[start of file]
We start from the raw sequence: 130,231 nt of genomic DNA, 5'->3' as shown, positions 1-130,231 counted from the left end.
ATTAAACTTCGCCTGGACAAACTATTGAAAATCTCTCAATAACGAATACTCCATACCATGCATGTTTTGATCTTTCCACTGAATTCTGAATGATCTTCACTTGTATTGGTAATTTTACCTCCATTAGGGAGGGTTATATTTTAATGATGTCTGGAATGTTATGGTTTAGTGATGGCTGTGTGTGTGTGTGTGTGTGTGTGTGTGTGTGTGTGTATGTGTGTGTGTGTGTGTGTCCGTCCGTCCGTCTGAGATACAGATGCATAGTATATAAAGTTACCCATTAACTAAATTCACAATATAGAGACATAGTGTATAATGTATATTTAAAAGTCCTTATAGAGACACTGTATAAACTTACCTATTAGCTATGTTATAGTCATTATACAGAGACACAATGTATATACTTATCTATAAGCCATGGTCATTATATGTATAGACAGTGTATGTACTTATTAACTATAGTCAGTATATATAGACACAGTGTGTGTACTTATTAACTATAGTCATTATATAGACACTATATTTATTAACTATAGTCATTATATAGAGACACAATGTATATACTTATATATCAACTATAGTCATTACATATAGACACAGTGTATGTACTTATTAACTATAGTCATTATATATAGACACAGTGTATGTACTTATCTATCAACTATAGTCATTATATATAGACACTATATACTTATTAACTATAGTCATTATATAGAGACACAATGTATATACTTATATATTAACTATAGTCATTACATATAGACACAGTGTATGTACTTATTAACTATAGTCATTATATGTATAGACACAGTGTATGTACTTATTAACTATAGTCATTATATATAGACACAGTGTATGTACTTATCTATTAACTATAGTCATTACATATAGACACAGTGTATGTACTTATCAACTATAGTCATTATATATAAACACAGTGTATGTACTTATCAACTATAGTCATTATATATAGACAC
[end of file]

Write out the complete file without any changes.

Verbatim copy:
We start from the raw sequence: 130,231 nt of genomic DNA, 5'->3' as shown, positions 1-130,231 counted from the left end.
ATTAAACTTCGCCTGGACAAACTATTGAAAATCTCTCAATAACGAATACTCCATACCATGCATGTTTTGATCTTTCCACTGAATTCTGAATGATCTTCACTTGTATTGGTAATTTTACCTCCATTAGGGAGGGTTATATTTTAATGATGTCTGGAATGTTATGGTTTAGTGATGGCTGTGTGTGTGTGTGTGTGTGTGTGTGTGTGTGTGTGTATGTGTGTGTGTGTGTGTGTCCGTCCGTCCGTCTGAGATACAGATGCATAGTATATAAAGTTACCCATTAACTAAATTCACAATATAGAGACATAGTGTATAATGTATATTTAAAAGTCCTTATAGAGACACTGTATAAACTTACCTATTAGCTATGTTATAGTCATTATACAGAGACACAATGTATATACTTATCTATAAGCCATGGTCATTATATGTATAGACAGTGTATGTACTTATTAACTATAGTCAGTATATATAGACACAGTGTGTGTACTTATTAACTATAGTCATTATATAGACACTATATTTATTAACTATAGTCATTATATAGAGACACAATGTATATACTTATATATCAACTATAGTCATTACATATAGACACAGTGTATGTACTTATTAACTATAGTCATTATATATAGACACAGTGTATGTACTTATCTATCAACTATAGTCATTATATATAGACACTATATACTTATTAACTATAGTCATTATATAGAGACACAATGTATATACTTATATATTAACTATAGTCATTACATATAGACACAGTGTATGTACTTATTAACTATAGTCATTATATGTATAGACACAGTGTATGTACTTATTAACTATAGTCATTATATATAGACACAGTGTATGTACTTATCTATTAACTATAGTCATTACATATAGACACAGTGTATGTACTTATCAACTATAGTCATTATATATAAACACAGTGTATGTACTTATCAACTATAGTCATTATATATAGACAC